"all this complexity is coming back to bite us with a vengeance. For as policy makers scramble to shore up confidence in the money markets, they face two crucial challenges.

One is the fact that nobody quite knows exactly where the subprime losses truly lie, since these credits have been sliced into millions - if not billions - of securities and scattered between all these modern investment vehicles. Hence the Bank's baffling diagram.

But the second problem is that nobody knows the real value of these instruments either. For many have never been traded, but simply stuffed into these vehicles and left there, seemingly unnoticed - until now, when investors are panicking about potential losses."

Each CDO is in some sense unique, as it is composed of a unique set of payment streams.   But many unique securities also seem to contain some exposure to subprime – or to the debt issued to finance the recent leveraged buy out boom – so many unique securities share exposure to a common set of risks.   

Those who might be tempted to buy worry that they sellers are selling the true duds – the pools with the worst combination of underlying instruments.  They don’t want to overbid for a security that could turn out not to work as well as expected.  On the other side, those holding pools that they like are reluctant to sell what they still think is a good asset at the distressed price they can get in the market. 

The result: Nothing moves.    That is a particular problem for those who borrowed to buy these securities.   They need to raise cash to assure their creditors that their creditors won’t be stuck with the lemons.   And that either means taking a big loss on the potential lemon – and selling at below firesale prices – or selling other, higher-quality, securities.

Gillian Tett reports that parts of the official sector think the solution is to unpackage existing pools.   

"More specifically, some policymakers now suspect that one key to rebuilding confidence would be to find ways of ripping apart some of these fiendishly complex structures, so that the constituent components can be clarified and traded again. Structured products, in other words, may need to be restructured into less . . . er . . . structured formats." 

But Yves Smith has noted that unpackaging the payment streams of existing CDO likely will prove bloody difficult.    

... [Y]ou have different holders with different economic interests in this entity. To unwind it, you have to pay them out, either in cash or collateral, or perhaps via paper in a new entity.  To do that you have to make a determination as to what those classes are worth relative to each other. That means you have to value them, at least on a relative basis.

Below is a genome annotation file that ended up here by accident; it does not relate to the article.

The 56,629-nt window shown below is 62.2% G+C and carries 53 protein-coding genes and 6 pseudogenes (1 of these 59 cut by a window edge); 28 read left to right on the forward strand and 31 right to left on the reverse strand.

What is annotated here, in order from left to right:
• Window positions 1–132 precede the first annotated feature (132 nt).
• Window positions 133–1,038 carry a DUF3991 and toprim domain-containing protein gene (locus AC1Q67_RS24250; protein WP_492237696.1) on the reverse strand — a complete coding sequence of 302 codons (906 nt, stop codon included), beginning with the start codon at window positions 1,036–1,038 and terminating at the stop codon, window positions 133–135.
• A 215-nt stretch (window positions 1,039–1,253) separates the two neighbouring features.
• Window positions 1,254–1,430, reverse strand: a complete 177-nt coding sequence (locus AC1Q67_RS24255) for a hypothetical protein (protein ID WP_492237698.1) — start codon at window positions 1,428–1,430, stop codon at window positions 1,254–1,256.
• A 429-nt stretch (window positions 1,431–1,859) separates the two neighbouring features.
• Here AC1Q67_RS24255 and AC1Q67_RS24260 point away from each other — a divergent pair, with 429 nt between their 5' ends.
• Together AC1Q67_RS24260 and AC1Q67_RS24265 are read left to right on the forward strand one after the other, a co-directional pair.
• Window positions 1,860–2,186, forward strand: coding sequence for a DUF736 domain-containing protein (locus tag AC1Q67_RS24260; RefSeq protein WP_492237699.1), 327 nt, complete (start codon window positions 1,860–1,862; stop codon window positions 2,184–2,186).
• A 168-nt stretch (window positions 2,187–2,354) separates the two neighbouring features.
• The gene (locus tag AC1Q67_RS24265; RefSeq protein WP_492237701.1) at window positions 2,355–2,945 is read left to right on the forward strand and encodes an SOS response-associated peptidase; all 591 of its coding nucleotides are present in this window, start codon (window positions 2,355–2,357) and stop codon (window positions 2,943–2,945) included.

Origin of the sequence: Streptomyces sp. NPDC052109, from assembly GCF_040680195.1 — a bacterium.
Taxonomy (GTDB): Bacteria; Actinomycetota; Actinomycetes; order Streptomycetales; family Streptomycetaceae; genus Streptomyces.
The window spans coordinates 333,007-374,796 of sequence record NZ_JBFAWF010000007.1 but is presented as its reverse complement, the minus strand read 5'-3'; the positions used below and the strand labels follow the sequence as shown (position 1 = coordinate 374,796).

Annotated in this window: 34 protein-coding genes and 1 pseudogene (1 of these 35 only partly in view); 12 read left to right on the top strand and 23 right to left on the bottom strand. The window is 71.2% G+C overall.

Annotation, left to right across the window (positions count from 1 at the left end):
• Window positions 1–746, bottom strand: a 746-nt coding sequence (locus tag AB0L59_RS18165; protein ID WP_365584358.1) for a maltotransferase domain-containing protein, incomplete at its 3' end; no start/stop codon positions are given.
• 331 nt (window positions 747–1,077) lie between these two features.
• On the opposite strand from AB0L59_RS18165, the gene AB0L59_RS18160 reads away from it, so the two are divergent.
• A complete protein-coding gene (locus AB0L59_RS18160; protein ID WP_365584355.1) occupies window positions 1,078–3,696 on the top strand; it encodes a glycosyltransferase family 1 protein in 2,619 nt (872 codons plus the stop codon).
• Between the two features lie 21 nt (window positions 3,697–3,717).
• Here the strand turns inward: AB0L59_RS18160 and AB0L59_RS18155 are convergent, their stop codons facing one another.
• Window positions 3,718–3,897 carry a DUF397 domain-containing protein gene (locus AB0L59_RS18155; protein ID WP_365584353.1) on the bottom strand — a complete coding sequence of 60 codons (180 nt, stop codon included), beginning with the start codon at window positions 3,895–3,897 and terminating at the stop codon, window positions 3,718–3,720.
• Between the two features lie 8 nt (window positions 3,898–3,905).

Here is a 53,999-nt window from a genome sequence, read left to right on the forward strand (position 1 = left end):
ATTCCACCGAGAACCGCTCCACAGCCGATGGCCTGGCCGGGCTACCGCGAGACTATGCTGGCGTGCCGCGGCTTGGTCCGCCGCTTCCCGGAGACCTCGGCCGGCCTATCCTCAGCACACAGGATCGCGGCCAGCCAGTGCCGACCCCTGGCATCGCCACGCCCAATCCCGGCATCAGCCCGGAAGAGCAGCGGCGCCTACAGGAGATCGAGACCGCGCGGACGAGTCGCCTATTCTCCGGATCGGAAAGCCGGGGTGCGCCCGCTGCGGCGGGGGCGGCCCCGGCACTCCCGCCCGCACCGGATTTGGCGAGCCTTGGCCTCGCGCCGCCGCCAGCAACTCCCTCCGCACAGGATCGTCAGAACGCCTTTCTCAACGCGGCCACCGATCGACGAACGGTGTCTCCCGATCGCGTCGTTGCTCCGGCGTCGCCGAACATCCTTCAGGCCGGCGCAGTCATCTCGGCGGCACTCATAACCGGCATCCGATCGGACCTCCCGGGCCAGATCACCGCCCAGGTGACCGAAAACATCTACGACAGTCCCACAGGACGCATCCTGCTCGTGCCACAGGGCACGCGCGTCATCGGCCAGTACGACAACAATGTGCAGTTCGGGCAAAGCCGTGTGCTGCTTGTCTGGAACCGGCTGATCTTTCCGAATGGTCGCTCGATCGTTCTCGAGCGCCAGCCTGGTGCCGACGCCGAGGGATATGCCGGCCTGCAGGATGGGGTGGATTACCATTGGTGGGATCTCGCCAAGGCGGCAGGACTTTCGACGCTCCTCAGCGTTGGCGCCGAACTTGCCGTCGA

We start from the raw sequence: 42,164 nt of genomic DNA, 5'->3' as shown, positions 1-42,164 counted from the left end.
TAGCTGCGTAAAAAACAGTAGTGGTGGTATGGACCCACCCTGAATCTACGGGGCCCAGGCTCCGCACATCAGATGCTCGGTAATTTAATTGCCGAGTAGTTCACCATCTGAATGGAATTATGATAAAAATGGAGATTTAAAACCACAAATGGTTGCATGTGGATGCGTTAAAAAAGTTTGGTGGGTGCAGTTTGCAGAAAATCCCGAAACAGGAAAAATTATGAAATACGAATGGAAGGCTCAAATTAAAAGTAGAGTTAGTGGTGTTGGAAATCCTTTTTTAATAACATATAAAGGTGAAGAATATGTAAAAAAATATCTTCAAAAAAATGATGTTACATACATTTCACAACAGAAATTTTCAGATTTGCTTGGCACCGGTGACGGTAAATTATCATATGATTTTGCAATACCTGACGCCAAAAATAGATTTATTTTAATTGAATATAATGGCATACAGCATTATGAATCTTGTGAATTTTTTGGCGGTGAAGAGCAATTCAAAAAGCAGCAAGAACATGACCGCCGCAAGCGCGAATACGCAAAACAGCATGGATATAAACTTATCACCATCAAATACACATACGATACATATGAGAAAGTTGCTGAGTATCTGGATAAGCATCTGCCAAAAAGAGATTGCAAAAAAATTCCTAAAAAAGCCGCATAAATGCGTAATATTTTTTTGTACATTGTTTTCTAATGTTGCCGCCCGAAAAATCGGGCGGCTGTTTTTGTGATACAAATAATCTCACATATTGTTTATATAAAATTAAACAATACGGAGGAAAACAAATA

But the whole problem that we were trying to solve to begin with was that no one is certain to value this paper. But unwinding it presupposes some sort of valuation. [emphasis in original]

In all probability, prices need to fall a lot more – meaning more people need to be forced to sell at almost any price --  before it becomes profitable to buy up the tranches of a bunch of different lemons (or all the tranches of a single lemon) and try to assembly the tranches of those lemons into something that is easier to understand, easier to value and thus easier to trade.

Taking apart what has already been joined together and creating a simpler, cleaner, more standard product sounds hard.

Not joining different payment streams together initially seems a lot easier.    Rather than turning apples and pears into lemons, it probably is now easier just to take the apples and pears directly to market.   

That raises another issue.  

There may not be a lot of demand out there for certain “used securities” initially assembled out of what has turned out to be quite risky housing debt.    But there also isn’t much demand out there for newly minted subprime debt that is fresh off the mortgage broker to investment banker MBS assembly line.

Two problems intersect.  The first is the information asymmetries that now dominate the secondary market for complicated financial “products.”    The second is that the US securitization assembly line was churning out of freshly made clunkers for much of the past two years – but that problem was masked (to really mix metaphors) by demand for clunkers from folks who thought they had figured out how to buy a lot of different clunkers, mix them together and somehow create a smooth (financial) ride …